Today is Internet Day. Silicon UK asked Julius Cerniauskas, CEO at Oxylabs to give his exclusive insights into whether the free Internet as we know it, is ending and, what the internet of the future could look like.
Julius Cerniauskas, CEO at Oxylabs.
Julius Černiauskas is the CEO of Oxylabs, a global provider of premium proxies and data scraping solutions that helps businesses to realize their full potential by harnessing the power of data. Julius’ experience and understanding of the data collection industry have allowed him to implement a new company structure, taking product and service technology to the next level, as well as securing long-term partnerships with dozens of Fortune 500 companies. He regularly speaks on the topics of web scraping, big data, machine learning, technology trends, and business leadership.
In an ideal digital world, everyone has open access to the internet. In that world, all traffic is treated equally without any blocking, prioritization, or discrimination. That ideal world is one where there is widespread support for an open internet that ensures publicly available information is equally transmittable from – and accessible to – all people and businesses, in every industry, anywhere in the world.
An open internet makes this happen network neutrality makes it fair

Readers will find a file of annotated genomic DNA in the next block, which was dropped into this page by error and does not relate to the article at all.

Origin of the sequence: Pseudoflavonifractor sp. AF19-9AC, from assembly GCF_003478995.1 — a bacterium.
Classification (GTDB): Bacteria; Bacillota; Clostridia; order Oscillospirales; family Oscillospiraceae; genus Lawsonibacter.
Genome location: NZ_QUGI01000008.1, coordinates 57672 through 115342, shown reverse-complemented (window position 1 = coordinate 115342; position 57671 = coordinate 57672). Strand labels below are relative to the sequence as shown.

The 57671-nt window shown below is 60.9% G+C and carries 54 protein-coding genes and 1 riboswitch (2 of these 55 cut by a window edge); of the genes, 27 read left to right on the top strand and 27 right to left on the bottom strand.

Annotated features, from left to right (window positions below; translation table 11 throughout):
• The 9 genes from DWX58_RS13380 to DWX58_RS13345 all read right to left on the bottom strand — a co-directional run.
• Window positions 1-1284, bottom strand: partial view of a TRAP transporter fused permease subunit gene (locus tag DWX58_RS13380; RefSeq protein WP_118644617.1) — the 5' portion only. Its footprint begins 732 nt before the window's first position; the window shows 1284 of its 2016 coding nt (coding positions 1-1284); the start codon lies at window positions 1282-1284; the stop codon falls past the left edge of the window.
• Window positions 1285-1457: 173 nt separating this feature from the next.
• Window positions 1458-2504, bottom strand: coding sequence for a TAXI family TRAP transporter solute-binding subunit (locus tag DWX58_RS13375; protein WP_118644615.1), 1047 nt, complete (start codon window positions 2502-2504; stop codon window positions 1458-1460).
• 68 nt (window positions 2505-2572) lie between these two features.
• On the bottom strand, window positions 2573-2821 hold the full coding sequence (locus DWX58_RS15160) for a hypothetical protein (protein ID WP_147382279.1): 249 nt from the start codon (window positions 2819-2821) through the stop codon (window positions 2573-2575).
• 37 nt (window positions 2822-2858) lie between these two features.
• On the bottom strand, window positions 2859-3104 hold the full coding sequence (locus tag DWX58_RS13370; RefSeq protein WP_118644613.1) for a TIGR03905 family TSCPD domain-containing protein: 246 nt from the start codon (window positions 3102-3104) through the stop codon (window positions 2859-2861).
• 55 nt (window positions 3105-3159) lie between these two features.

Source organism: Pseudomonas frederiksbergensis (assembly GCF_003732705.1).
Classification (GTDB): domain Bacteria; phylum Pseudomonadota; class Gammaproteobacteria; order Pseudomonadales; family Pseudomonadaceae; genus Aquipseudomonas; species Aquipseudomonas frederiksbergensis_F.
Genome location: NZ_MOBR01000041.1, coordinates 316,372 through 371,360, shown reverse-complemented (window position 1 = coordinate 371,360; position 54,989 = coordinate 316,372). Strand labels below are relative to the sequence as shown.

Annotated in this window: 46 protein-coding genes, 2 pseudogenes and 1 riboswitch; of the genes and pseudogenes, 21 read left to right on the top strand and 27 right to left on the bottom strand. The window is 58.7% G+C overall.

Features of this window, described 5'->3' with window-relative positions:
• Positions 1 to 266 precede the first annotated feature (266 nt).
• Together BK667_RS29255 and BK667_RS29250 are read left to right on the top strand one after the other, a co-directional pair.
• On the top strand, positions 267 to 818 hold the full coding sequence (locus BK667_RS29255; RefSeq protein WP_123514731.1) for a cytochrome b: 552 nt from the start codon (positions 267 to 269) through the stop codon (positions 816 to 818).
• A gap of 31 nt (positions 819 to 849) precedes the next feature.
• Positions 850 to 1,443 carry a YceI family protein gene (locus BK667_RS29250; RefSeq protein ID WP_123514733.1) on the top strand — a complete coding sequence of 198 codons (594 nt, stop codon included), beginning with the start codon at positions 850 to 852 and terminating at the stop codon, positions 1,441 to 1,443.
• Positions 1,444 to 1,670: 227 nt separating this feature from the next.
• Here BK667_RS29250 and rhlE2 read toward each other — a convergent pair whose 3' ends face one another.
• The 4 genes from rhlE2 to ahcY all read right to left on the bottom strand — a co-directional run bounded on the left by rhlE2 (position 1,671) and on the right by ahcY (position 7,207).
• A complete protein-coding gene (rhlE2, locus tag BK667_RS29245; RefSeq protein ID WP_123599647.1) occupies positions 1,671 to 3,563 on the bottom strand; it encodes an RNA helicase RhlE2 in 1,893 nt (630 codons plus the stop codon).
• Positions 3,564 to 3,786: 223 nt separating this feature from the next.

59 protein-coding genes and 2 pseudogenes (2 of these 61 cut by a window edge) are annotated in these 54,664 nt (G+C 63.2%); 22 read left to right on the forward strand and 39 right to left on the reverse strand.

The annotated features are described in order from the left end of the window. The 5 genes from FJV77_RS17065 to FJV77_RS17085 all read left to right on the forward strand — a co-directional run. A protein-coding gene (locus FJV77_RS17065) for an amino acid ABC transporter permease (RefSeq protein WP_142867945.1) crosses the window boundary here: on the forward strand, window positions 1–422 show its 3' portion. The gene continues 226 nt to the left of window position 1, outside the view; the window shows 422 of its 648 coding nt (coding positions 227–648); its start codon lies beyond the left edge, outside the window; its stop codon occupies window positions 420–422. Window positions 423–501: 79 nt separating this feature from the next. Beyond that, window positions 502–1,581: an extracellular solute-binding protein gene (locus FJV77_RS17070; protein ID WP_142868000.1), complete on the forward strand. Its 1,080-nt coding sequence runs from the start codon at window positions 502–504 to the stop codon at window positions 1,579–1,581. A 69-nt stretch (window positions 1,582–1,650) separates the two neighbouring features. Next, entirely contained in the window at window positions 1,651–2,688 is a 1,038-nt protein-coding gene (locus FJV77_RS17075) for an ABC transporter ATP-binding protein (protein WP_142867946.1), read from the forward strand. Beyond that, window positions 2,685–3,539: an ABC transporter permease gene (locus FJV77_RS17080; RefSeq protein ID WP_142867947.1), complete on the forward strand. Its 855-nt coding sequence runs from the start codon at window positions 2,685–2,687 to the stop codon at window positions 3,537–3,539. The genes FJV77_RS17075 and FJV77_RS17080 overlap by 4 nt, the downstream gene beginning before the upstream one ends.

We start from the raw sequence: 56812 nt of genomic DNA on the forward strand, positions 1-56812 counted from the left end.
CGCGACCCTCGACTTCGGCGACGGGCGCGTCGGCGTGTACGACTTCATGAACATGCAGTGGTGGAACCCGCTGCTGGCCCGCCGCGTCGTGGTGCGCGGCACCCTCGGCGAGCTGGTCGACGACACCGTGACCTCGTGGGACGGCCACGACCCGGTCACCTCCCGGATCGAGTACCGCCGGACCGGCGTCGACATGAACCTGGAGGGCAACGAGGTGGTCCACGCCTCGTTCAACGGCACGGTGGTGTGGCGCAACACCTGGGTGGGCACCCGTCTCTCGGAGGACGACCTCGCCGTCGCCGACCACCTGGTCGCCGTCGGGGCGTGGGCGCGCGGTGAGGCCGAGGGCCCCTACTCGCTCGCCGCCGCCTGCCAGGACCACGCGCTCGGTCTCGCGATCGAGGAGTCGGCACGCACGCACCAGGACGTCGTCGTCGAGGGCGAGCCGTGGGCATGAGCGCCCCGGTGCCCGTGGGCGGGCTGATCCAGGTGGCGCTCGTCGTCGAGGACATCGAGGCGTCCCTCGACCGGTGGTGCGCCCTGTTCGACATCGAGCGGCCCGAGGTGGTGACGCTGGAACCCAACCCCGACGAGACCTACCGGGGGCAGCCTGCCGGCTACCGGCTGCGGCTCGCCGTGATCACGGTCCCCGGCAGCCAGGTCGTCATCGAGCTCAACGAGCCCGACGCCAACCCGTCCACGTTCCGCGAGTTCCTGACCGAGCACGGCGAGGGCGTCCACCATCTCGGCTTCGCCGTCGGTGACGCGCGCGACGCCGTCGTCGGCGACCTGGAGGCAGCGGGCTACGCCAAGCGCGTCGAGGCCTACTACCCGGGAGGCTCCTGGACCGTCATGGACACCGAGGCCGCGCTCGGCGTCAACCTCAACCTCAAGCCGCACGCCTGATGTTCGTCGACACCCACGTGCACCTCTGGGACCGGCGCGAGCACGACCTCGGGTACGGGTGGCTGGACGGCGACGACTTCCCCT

An open network ensures equal accessibility. Network (net) neutrality is a principle based on the idea that all communications on the internet should be treated equally. It opposes any potential power that some organizations may have to implement different charges or vary service quality. Such actions can be based upon a set of factors that include content, platform, application type, source address, a destination address, or communication method.
In essence, net neutrality demands that all data on the internet travels over networks in a fair way that ensures that no specific sites, services, or applications get favorable service in terms of speed or bandwidth. It also ensures that all traffic – no matter where it’s from – gets the same service.
Is the Internet fair?
The internet is simply a network of computers sharing information. A better question to ask would be if ISPs are acting in a fair way. As the intermediaries between users and the sources of information on the internet, some large-scale ISPs wield a great deal of power.
Some have been known to tamper with traffic using “middleware” that affects the flow of information. Others act as private gatekeepers that subject content to additional controls throughout the network by giving optimal bandwidth to certain sites, apps, and services while slowing down or completely blocking specific protocols or applications.
The battle for net neutrality is ongoing
Throughout the world, many countries and regional bodies have put laws into place that protect net neutrality. In some places, this has provided more access to the internet, while in others internet freedom is under threat or non-existent. Net neutrality in the European Union (EU), for example, is governed by region-wide regulations. Some countries such as the Netherlands and Slovenia enacted stronger net neutrality laws for increased protection.